The Earl of Rothshire has decided to leave Caldecott manor and find his son, Albert. His plans to ride his surviving horse, Willow, to London have derailed and the only other way to get there is to venture forth in a newfangled horseless carriage. Saffy insists on accompanying him, and together they make their way through the local villages encountering fights with undead and...the living.
I read The Caldecott Chronicles No. 1 by R.G. Bullet a few months ago (you can read my review here). I loved it. It was hilarious and a quick read and just completely fun to go through. Excerpt No. 2 did not disappoint.
Saffy and the Earl ("Thirty-two" as she calls him) have set off from Caldecott in search of 32's son. They've left behind Willow, who is not feeling 100% and instead are moving along in the Daimler, the "horseless carriage" with the crank on the back to get it running.
They trade with some friends (who also promise to give them a Border Collie puppy in a few weeks once it's been weaned) and secure care for Willow before heading on their way. Equipped with the Purdey and the Churchill they drive off, trying to pick through the overgrowth of hedges and the clutter of debris over the old roads.
They battle the undead (again, the word Zombies is NEVER mentioned) and even other survivors in their efforts to make it to Albert. Will they finally make it to him?
Book 2 was just as hilarious as book one.
"I won't elaborate the truth, my stomach is upset from all these eggs I've been scoffing. My system is baulking, and I have awful flatulence. Saffy only adds to my discomfort - every time I break wind she holds her nose, waves her hand and starts laughing. It's really insufferable behavior, and I fail to see the humour in it. All the years in the Gentleman's room and I don't think one of us laughed when anyone passed gas."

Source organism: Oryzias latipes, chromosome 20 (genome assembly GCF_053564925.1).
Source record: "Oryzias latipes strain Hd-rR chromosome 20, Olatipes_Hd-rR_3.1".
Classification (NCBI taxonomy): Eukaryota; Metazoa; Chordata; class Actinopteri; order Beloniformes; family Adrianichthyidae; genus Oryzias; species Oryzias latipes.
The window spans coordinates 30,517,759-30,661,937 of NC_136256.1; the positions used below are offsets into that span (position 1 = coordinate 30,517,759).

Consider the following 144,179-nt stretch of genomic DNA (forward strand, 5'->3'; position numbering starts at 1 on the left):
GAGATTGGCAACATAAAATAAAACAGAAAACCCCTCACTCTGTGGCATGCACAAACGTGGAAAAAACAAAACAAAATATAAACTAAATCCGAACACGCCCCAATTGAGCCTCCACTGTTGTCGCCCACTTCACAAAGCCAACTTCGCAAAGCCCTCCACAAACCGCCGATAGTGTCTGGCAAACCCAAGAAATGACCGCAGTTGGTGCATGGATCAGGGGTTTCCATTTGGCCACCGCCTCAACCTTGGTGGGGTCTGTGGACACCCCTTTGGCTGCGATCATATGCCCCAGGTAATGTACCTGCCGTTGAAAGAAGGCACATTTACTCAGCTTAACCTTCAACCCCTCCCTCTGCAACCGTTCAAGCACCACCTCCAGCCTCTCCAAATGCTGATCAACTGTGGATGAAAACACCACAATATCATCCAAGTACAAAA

"We studied them through the diamond pattern of the leaded window. The woman was scantily clad in only a bloodied apron. Her head drooped forward until it nearly touched her chest. Her hair was disheveled, and a large black cloud of flies followed her every move. For some reason she clung to a mop, which she dragged behind her in the grass. The other one was quite obviously male; he had no clothes on whatsoever. But he did wear a sizeable wound across his chest, and he plodded about pulling at it and moaning. Lord knows what they were up to before they turned green."
Ok, so maybe I have a weird sense of humor. But the book is full of stuff like this. Completely full of it. It's also, in my humble opinion, WAY more gory and grotesque than book one. Perhaps I'm just not remembering it right though. I think the fact that it was so much more descriptive and gross made it just that much better.
I also liked, again, how Zombies are never mentioned. They're called things like Mr. and Mrs. Beastly, the beast, the undead (which obviously isn't uncommon, but still), brutes, stumblers.... all kinds of different things.
I want to say that this one seemed shorter than the first, but that doesn't take away from the story in the least bit. It was full of action and suspense (and like I said, plenty of gore). It's full of light-hearted humor despite the deadly and dangerous circumstances. Saffy and Thirty-two definitely get a surprise there at the end that you'll find incredibly disturbing. But you'll have to read it to see if they come out alright in the end!
This book is a definite must read for Zombie fans. Fans of things like The Walking Dead or Humanity Scar. I highly recommend it!